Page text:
A bountiful run of steelhead has led to monster catches on the Salmon River near Riggins, Idaho, this fall, with seasoned anglers netting as many as 30 fish per day.
"This is one of the best hook-into-and-catch-rate years we've ever seen," says Amy Sinclair, owner of Exodus Wilderness Adventures, a local guide service. "We are seeing multiple days of double-digit hook-ins."
As of late November, more than 310,000 steelhead had dutifully wriggled their way over the fish ladder on the Snake River's Lower Granite Dam in southeastern Washington—the eighth dam they must overcome on their instinctual journey from the sea to their spawning grounds on Idaho's Salmon and Clearwater rivers. Biologists expect another 5,000 fish to follow, with the grand total topping the 2008 run by 140,000 fish.
Better yet, the number of wild steelhead returning to spawn seems destined to set new records as well, with more than 44,000 wild fish counted, compared to 38,000 in 2001, the next best year in recent memory. Wild steelhead are protected by the Endangered Species Act and can be identified by their intact adipose fin, unlike the clipped fin of their hatchery counterparts.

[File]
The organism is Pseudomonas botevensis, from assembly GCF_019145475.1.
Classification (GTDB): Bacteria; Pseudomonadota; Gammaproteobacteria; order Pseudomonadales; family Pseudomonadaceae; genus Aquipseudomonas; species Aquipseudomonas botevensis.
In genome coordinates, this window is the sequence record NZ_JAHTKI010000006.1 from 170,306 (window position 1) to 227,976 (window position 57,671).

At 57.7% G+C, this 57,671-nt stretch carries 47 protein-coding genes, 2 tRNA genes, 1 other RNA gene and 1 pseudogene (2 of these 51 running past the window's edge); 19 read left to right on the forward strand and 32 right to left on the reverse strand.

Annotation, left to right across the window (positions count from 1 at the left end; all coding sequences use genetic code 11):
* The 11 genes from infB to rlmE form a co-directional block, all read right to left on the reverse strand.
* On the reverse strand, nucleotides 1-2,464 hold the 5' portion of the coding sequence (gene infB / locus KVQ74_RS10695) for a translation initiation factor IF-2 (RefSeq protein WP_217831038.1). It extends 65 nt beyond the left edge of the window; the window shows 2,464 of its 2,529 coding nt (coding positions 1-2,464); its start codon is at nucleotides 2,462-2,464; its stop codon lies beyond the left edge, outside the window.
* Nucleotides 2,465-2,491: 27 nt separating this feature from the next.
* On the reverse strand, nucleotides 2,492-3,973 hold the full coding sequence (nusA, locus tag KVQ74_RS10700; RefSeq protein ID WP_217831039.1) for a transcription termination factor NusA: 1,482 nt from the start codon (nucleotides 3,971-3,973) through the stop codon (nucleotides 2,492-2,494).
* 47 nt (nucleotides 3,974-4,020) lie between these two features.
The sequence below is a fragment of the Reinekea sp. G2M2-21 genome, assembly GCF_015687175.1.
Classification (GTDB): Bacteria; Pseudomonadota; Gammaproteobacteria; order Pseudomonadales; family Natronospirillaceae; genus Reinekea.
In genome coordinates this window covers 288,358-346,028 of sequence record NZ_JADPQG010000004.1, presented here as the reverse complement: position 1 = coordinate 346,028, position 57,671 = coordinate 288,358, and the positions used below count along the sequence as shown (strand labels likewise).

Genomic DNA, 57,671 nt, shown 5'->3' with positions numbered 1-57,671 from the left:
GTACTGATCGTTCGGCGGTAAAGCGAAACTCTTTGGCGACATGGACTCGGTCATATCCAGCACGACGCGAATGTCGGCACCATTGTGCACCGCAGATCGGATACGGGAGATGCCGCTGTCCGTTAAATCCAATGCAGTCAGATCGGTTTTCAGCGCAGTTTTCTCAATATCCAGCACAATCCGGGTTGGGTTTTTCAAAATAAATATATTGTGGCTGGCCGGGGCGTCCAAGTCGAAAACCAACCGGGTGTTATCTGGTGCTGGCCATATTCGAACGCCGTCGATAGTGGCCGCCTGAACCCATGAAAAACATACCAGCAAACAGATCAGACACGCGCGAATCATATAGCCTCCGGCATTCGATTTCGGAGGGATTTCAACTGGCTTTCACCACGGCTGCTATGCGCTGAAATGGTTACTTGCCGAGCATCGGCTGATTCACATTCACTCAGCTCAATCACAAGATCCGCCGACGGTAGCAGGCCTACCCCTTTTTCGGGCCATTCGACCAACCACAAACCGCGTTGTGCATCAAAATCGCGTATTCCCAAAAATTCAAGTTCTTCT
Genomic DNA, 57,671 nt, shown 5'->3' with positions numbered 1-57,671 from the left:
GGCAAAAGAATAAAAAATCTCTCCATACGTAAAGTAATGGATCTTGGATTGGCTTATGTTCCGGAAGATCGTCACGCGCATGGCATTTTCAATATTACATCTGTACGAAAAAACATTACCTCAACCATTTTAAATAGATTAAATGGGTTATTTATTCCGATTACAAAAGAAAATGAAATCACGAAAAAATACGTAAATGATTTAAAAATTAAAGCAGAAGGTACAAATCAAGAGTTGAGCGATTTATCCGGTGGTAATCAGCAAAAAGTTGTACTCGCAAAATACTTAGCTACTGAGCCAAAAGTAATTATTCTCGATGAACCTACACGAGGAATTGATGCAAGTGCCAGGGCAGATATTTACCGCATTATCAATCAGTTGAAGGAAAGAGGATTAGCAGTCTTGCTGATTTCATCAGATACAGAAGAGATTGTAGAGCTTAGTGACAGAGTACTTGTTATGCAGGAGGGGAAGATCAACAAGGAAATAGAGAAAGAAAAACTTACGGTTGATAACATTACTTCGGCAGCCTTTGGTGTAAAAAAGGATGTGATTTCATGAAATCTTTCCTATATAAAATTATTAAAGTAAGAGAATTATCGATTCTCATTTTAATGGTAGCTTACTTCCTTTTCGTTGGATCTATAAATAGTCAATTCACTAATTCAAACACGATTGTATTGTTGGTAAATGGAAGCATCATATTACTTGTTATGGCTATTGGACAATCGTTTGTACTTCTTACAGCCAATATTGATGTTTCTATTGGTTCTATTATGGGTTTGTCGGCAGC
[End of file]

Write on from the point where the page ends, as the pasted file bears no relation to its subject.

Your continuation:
A perfect blend of favorable conditions has helped the steelhead on their way: abundant winter snowfall and subsequent heavy runoffs, new water flow management techniques on the Snake and Columbia, and high survival rates at sea.
Once winter sets in, the steelhead lay low—biologists call this "staging"—before blasting upstream to their spawning beds in the spring, when the unprecedented numbers should lead to great fishing.
"There are 80,000 to 100,000 fish between North Fork and Stanley—three times more than we've ever had," says Idaho Fish and Game biologist Larry Barrett. "They're stacked up."
Anglers will no doubt be itchy to knock a few down.